DUBAI // This is definitely not in the same league as their agonisingly long wait for another grand slam or Wimbledon champion, but still, Britain can finally celebrate their first Dubai Duty Free Tennis Championships winner.
Bidding to become the first British champion in the 25-year history of the tournament, Andy Murray ended the wait on Saturday night with a commanding 6-3, 6-2 win over Spaniard Fernando Verdasco. The Scot could have done it in 2012, but lost to a resurgent Roger Federer in the final.
“It’s always nice to win any tournament, but especially ones you haven’t won before,” said Murray, who won 11 of the last 13 games as he cantered to his first title of 2017. “So obviously very happy to do it here for the first time.”
Murray could have still been waiting for his first title of 2017 as he left Dubai for Indian Wells, if not for a sensational escape in the quarter-final against Philipp Kohlschreiber. The world No 1 saved seven match points in the epic 38-point second set tiebreak, which lasted 31 minutes, against the German and Murray believes winning that match put him on course for the title.
“It was an amazing tiebreak,” the champion said. “It could have gone either way. He was playing great, great tennis and pushed me unbelievably hard. Often, when you get through matches like that, it settles you down for the rest of the tournament and I played a good match today.”
After his slow start against Kohlschreiber and Lucas Pouille in the semi-final, Murray was hoping to make a good start against Verdasco.
That, however, did not happen. Murray, playing his 14th final in his last 16 tournaments, dropped his first two service games, but with Verdasco struggling to hold his own serves, he turned it around, winning five games on the trot from 1-3 to wrap up the first set.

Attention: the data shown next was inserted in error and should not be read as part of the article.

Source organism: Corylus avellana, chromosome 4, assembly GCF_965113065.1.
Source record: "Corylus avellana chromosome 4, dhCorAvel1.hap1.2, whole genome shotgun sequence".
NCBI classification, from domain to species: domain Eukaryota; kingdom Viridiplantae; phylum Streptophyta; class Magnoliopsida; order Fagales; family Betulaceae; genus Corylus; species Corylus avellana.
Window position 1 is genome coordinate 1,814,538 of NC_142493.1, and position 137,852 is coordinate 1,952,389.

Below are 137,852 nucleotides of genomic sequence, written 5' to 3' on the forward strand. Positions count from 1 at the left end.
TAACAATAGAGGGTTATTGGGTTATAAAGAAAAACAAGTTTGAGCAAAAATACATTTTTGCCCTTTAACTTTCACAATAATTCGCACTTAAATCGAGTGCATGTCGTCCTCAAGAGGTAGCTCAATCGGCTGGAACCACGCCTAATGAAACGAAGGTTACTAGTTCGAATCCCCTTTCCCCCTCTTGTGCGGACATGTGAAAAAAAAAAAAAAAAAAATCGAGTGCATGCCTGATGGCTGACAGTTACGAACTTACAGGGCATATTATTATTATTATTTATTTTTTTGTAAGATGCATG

The second set, of course, was a lot simpler affair and Murray raced to the finish.
“Once I got going today, I was moving well and finished strong,” said Murray, who will now take a 16-hour flight to Los Angeles for the Indian Wells Masters, which starts on Thursday.
“It’s nice that it’s a direct flight, but it’s obviously a long trip, so it will take a few days to get over that,” Murray, 29, said. “I struggled in Indian Wells and Miami [lost third round in both] last year — didn’t play so well. So this week has given me great momentum going into that stretch and hopefully I can play well there.
“Conditions are totally different. Indian Wells, it’s a very slow court with fast balls and the other way around here, fast court with quite slow balls. So I have to get there and adjust to that.
“I’m trying to get to Indian Wells much earlier than I did last year. I will arrive tomorrow [Sunday], which is a good thing. Even though it’s a long trip, it gives me five, six days to get ready before my first match.”
In the doubles final, the Dutch-Romanian pair of Jean-Julien Rojer and Horia Tecau, the 2015 Wimbledon champions, rallied to defeat Rohan Bopanna and Marcin Matkowski 4-6, 6-3, 10-3 for their 13th title together.
“It was tough to get to our 13th title,” Tecau said. “We didn’t get one since Madrid last year, and we are always chasing to get better, and by getting better, winning some titles.
“So it feels good to have a good week, get our game back on track, and now this gives us confidence for the rest of the season.”
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